Moving the VNA to the VHF/UHF port and putting the load on the HF+6 meter port, I ran another sweep, which looked like this:

Figure 3:
The "high side" response of the diplexer with the HF+6 meter port terminated.  The insertion loss here is actually lower than that on the HF port - at least on the 2 and 70cm bands.    The isolation at 6 meters is a bit over 30 dB, increasing to over 60dB at 10 meters - more than adequate for our purposes.
Click on the image for a larger version.
As with the the "low" side, I'm sure that a bit of extra tweaking would have helped things a bit, but for its intended goal - providing an RF path to VHF/UHF vertical - its performance was plenty good - comparably to a commercially-available device.

Figure 4:
Inside the diplexer.  The diplexer was constructed in a box
that had previously been used for some satellite equipment.  The circuit
itself was built "dead bug" style on a piece of glass-epoxy circuit board.
The "common" HF-UHF in/out port is in the upper-left corner, the VHF-
UHF port in the upper right and the HF+6 meter port in the lower-left.
Note that the leads in the VHF/UHF path are kept as short as possible
with the components laying against the ground plane.
Click on the image for a larger version.
Figure 4 shows the interior of the constructed diplexer, built inside a Hammond 1590D die-cast aluminum case from a discarded piece of satellite equipment.  As it happens, the N-type connectors with attached lengths of UT-141 50 ohm hardline had been part of this same equipment and were put to use for the three input/output lines.  The use of the "N" type connectors were ultimately helpful as they are better-suited for outdoor use as they are designed to be weather-resistant on their own:  The connectors on the outdoor box were sealed with tape and wrap, anyway!

The capacitors used are NP0/C0G type ceramic disk, each rated for at least 1kV (and hi-pot tested to 3 kVAC - a bit over 4kV pk) and the inductors themselves are wound using tin-plated 12 AWG copper wire.  It is expected that this device should be able to handle at least several hundred watts on HF and 6 meters over a wide variety of mismatch conditions and 100 watts on 2 meters and 70cm.

Again, had I more time - and were it absolutely necessary to reduce the insertion loss even more - I would have done more tweaking of the capacitor and inductor values 2.  While the insertion loss on the VHF/UHF port is gratifyingly low, it would have no doubt been even lower if surface-mount capacitors and 50 ohm strip-line had been employed.  Finally, this device could have been constructed in an enclosure of about 1/3rd this size - particularly if a circuit board had been made along with a bit of clever arrangement of the components - but I used what I had, in the time that I had.  Because we needed two of these - one at each end of the feedline - I replicated the first and was happy to get identical results.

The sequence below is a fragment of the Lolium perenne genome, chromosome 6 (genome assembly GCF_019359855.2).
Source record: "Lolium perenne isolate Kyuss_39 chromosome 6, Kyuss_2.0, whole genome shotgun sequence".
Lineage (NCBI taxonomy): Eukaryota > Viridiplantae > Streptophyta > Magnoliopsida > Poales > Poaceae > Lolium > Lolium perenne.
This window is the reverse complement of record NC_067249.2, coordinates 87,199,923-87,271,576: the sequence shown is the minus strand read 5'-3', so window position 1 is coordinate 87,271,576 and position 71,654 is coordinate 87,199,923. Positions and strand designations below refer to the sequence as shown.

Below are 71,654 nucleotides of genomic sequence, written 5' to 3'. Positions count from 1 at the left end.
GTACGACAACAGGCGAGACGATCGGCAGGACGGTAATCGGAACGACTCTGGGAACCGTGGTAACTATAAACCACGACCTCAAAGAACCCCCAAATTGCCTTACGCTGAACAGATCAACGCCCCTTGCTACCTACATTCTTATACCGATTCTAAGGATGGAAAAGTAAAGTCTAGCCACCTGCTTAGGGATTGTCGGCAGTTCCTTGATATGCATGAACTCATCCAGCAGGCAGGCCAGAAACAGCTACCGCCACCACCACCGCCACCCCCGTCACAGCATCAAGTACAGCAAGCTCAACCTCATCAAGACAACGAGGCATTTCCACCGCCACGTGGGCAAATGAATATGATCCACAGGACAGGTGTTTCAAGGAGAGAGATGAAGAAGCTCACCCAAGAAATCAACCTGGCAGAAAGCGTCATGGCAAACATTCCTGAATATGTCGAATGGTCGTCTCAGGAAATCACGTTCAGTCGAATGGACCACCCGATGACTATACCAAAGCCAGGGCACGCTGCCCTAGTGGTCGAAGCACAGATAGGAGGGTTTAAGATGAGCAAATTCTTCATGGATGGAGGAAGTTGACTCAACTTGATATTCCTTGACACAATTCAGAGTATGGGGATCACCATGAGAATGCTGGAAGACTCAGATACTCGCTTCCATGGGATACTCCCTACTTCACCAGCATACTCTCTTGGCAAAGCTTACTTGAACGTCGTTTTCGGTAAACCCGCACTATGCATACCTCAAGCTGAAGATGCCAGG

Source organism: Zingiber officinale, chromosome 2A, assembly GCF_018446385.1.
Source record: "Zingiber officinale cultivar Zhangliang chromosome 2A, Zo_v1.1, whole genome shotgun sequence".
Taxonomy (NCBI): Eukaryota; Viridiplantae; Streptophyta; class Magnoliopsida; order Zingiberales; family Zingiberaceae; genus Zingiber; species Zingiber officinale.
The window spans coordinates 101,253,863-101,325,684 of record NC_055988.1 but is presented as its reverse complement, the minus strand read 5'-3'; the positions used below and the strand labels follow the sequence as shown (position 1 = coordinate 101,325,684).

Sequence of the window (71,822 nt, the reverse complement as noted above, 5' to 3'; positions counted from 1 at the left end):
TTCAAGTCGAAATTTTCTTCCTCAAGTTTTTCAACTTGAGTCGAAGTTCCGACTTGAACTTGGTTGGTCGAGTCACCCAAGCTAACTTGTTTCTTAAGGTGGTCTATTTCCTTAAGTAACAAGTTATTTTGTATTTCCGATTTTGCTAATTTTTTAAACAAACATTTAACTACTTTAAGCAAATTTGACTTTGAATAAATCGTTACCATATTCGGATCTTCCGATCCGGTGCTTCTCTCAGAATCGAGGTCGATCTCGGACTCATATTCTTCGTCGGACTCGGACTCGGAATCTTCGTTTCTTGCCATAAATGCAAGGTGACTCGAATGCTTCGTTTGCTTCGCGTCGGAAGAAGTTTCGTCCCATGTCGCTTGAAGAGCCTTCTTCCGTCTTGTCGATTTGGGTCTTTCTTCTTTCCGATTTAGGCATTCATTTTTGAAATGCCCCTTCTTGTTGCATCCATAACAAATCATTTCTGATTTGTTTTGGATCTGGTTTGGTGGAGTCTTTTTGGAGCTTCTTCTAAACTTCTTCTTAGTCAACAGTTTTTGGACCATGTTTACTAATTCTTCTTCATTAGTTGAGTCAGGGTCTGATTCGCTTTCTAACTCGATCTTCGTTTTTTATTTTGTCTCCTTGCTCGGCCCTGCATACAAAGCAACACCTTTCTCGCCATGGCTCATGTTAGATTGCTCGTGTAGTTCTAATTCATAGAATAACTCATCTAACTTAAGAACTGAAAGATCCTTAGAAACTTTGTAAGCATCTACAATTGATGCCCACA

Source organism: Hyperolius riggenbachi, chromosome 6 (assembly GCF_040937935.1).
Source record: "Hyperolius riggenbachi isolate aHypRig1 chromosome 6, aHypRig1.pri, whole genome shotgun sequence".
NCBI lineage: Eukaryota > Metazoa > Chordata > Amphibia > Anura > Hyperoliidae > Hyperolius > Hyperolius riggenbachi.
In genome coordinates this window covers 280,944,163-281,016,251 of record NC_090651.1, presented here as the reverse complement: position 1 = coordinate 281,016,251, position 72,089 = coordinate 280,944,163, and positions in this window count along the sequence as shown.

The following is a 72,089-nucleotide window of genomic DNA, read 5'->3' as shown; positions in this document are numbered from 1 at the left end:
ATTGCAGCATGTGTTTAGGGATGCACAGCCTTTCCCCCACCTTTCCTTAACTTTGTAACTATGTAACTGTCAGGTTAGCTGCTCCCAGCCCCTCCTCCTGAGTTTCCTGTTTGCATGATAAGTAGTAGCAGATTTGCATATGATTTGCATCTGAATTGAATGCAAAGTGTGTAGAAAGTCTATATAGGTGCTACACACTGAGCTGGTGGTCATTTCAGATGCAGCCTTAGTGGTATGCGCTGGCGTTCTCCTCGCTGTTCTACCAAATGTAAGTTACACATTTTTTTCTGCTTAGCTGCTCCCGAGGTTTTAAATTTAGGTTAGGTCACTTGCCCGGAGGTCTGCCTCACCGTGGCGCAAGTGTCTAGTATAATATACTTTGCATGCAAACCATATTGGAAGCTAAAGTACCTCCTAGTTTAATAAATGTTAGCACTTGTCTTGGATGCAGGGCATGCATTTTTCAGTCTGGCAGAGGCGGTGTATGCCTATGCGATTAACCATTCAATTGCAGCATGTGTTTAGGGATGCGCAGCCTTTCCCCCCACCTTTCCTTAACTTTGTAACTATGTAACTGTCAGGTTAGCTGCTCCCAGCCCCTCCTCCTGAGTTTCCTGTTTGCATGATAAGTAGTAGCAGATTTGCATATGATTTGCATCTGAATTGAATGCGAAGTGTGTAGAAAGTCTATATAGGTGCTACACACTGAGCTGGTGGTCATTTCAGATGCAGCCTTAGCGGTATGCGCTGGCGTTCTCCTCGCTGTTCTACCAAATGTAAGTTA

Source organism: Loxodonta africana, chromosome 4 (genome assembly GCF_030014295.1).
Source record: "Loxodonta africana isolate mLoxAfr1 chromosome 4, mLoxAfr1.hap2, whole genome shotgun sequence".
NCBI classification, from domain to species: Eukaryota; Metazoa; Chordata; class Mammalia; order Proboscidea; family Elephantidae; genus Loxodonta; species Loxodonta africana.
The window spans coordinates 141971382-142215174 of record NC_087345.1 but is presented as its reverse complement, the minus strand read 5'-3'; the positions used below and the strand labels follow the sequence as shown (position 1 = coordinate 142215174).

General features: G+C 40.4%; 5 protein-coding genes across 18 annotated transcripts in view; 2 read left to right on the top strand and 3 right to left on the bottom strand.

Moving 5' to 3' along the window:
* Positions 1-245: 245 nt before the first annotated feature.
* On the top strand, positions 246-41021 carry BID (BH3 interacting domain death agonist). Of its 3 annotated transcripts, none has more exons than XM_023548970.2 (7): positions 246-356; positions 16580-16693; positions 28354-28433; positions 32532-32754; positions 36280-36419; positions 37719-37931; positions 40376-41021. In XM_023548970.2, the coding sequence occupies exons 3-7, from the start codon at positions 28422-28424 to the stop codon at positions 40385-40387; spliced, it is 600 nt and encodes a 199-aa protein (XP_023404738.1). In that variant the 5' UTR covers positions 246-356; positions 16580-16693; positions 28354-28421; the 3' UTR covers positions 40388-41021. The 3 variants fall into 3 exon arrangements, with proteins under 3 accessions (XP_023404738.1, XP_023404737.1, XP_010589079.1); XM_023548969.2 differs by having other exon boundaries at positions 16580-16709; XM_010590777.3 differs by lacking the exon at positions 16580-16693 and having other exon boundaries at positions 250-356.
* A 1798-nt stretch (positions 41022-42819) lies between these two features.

The schematic diagram of the as-built filter along with some component information is depicted in Figure 5, below:
Figure 5:
The schematic diagram of the as-built filter along with information about the parts used. The "half turn" specified is simply due to the fact that when you wind a coil so that both wire ends point in the same direction, an extra half-turn naturally exists.  The major modification required when the input of the high-pass section was bridged with the low pass section was to change the value of C3 from 33pF to 18pF.
The "nominal" predicted values of the inductors are:  L1=L3=93nH;  L2=192nH;  L4=L5=47nH. In construction, extraneous factors will require a bit of tweaking of these values to achieve best performance.
Click on the image for a larger version.
All of the inductors are wound using 12 AWG tin-plated solid copper wire on a 3/8" (9.5mm) O.D. drill bit as a former.  12 AWG wire is probably overkill, but tin-plated wire was readily available in this size:  As small as 16 AWG wire could have been used - particularly on the "High" (2M/70cm) side with little impact on insertion loss, but since HF energy actually flows through L1-L3, I would not recommend using wire smaller than that:  The use of smaller wire would somewhat increase inductance for the same number of turns so coils using it would have to be modified accordingly.

All of the capacitors are of the low-loss NP0 (a.k.a. C0G) type and no other type of ceramic capacitor should be used.  If desired, Mica capacitors may also be used:  These may offer slightly lower losses - particularly on VHF and UHF - but they are typically much more expensive.  If only low powers are expected (less than 25 watts) then 50 volt capacitors will suffice, but if a full 100 watts is anticipated on HF - particularly if a radio's built-in antenna tuner is used - that C1, C2 and also C3 (which "sees" the HF energy) be rated for at least 500 volts with 1kV being preferred.  For VHF/UHF power levels up through 50 watts or so, 100 volt capacitors are adequate for C4 and C5.